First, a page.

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Assessing the infection burden and associated risk factors in children under 5 across Jaipurs urban slums: A feasibility study using a One Health approach

Manikam, L; Rutherford, S; Emes, D; Cupp, M; Sharma, R; Sarkar, K; Aisyah, D; ... Lakhanpaul, M; + view all (2020) Assessing the infection burden and associated risk factors in children under 5 across Jaipurs urban slums: A feasibility study using a One Health approach. (UCL Open: Environment Preprint ). UCL Press: London, UK. Green open access

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Abstract

Purpose: Infectious diseases are one of the leading causes of death among children under five (U5s) across both India & globally. This is worse in slum environments with poor access to water, sanitation & hygiene (WASH), good nutrition & a safe built environment. / Globally, a One Health (e.g. human, animal & environment) approach is increasingly advocated by WHO, FAO & OIE to reduce infections & antimicrobial resistance. As U5s living in peri-urban slums are exposed to household and community owned companion & livestock animals and pests, the CHIP Consortium hypothesized that utilizing a One Health approach to co-produce behavior change & slum upgrading interventions may reduce this burden where other WASH & nutrition interventions have failed. / This study aimed to assess the feasibility of utilising a One Health approach to assess U5 infection & risk factor prevalence in Jaipurs urban slums prior to undertaking prospective cohort studies involving culture and culture independent sampling of U5s and animals across our study sites in Jaipur, Jakarta & Antofagasta. / Methods: We administered a Rapid Household Survey to 25 purposely selected households across six slums. The questionnaire evaluated infection prevalence, health seeking behaviors, the built environment, presence of animals & pests, and individual to household-level demographics. Associations were calculated using correlations among continuous variables to show strength of significance between continuous variables. / Results: We found a high incidence of infections in children under five at 40%. This was most significantly correlated with accessibility of sanitary toilets (r = .62) and household expenditure. Vaccination coverage and child characteristics (such as size) were minimally correlated, while the presence of animals (pets or pests) was not correlated; the latter was likely due to the design of the survey. / Conclusion: This study found a higher infection prevalence than previous studies. We also found higher correlations with infection incidence among household-level characteristics, indicating that effective interventions need to address both the built and socio-economic environments. A pilot prospective cohort study, which includes researcher observations for the presence of animals to account for inconsistencies in the survey, is now underway.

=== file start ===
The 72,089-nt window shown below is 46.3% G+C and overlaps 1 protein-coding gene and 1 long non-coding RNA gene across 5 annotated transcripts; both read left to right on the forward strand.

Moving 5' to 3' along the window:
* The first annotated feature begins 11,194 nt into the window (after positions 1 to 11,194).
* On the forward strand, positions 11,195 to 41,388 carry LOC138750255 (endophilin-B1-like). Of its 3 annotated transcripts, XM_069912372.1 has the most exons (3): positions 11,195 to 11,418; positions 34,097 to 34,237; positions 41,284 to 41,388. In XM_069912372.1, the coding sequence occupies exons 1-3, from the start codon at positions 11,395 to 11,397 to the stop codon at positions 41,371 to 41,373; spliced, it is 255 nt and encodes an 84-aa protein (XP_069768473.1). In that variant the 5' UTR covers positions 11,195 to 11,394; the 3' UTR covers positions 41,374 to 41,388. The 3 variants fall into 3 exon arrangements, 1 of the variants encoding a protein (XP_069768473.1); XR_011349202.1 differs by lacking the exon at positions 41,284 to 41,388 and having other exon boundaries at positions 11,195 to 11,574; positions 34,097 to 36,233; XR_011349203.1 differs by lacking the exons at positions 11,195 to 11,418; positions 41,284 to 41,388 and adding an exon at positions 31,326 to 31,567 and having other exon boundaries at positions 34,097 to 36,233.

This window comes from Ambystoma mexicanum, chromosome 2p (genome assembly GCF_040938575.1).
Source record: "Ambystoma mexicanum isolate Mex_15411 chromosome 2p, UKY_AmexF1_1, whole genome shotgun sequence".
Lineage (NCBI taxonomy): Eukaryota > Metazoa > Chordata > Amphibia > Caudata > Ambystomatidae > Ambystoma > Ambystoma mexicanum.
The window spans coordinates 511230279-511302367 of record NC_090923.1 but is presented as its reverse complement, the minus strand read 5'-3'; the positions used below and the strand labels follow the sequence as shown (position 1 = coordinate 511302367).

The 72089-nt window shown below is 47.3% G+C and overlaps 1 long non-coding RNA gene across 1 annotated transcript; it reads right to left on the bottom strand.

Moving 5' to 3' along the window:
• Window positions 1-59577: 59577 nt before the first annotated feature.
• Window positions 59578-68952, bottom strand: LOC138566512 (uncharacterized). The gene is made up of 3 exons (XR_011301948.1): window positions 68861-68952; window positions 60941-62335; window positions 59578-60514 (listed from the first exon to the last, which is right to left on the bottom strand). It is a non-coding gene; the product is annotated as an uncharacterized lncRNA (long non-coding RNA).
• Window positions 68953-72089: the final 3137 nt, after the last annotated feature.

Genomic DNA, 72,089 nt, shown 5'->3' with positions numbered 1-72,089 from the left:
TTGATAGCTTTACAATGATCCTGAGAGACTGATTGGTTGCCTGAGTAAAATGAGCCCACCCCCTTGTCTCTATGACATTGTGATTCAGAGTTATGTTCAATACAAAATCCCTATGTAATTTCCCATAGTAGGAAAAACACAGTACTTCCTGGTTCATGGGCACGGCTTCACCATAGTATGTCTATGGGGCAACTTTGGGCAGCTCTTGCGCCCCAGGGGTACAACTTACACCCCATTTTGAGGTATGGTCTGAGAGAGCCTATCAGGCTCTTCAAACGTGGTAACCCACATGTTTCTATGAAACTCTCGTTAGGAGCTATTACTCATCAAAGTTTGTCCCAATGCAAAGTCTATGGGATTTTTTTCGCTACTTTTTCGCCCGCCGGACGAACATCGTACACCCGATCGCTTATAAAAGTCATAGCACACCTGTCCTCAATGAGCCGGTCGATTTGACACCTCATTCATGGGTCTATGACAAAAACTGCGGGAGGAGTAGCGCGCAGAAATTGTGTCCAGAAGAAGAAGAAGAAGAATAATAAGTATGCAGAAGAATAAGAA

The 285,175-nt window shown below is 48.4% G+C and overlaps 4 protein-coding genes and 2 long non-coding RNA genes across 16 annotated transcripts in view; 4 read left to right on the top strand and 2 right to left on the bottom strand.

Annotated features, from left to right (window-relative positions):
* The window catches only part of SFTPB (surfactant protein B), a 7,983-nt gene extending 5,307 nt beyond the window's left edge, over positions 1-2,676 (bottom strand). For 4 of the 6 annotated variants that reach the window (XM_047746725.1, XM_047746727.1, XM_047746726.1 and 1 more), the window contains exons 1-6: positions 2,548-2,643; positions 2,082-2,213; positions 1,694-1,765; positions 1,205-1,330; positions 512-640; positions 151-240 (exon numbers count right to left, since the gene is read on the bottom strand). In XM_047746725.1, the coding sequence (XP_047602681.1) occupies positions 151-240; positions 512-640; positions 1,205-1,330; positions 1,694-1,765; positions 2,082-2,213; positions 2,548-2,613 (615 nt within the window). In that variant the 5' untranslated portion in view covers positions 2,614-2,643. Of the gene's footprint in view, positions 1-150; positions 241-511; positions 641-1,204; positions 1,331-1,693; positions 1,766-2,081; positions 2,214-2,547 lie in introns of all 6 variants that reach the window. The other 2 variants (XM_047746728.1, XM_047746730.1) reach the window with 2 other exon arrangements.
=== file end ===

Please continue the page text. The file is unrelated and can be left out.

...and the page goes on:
Type: Working / discussion paper
Title: Assessing the infection burden and associated risk factors in children under 5 across Jaipurs urban slums: A feasibility study using a One Health approach
Open access status: An open access version is available from UCL Discovery
DOI: 10.14324/111.444/000032.v1
Publisher version: https://doi.org/10.14324/111.444/000032.v1
Language: English
Additional information: This is an open access article distributed under the terms of the Creative Commons Attribution License (CC BY) 4.0 (https://creativecommons.org/licenses/by/4.0/), which permits unrestricted use, distribution and reproduction in any medium, provided the original author and source are credited.
UCL classification: UCL
UCL > Provost and Vice Provost Offices > School of Life and Medical Sciences
UCL > Provost and Vice Provost Offices > School of Life and Medical Sciences > Faculty of Population Health Sciences
UCL > Provost and Vice Provost Offices > School of Life and Medical Sciences > Faculty of Population Health Sciences > Institute of Epidemiology and Health
UCL > Provost and Vice Provost Offices > School of Life and Medical Sciences > Faculty of Population Health Sciences > Institute of Epidemiology and Health > Epidemiology and Public Health
URI: https://discovery.ucl.ac.uk/id/eprint/10118266
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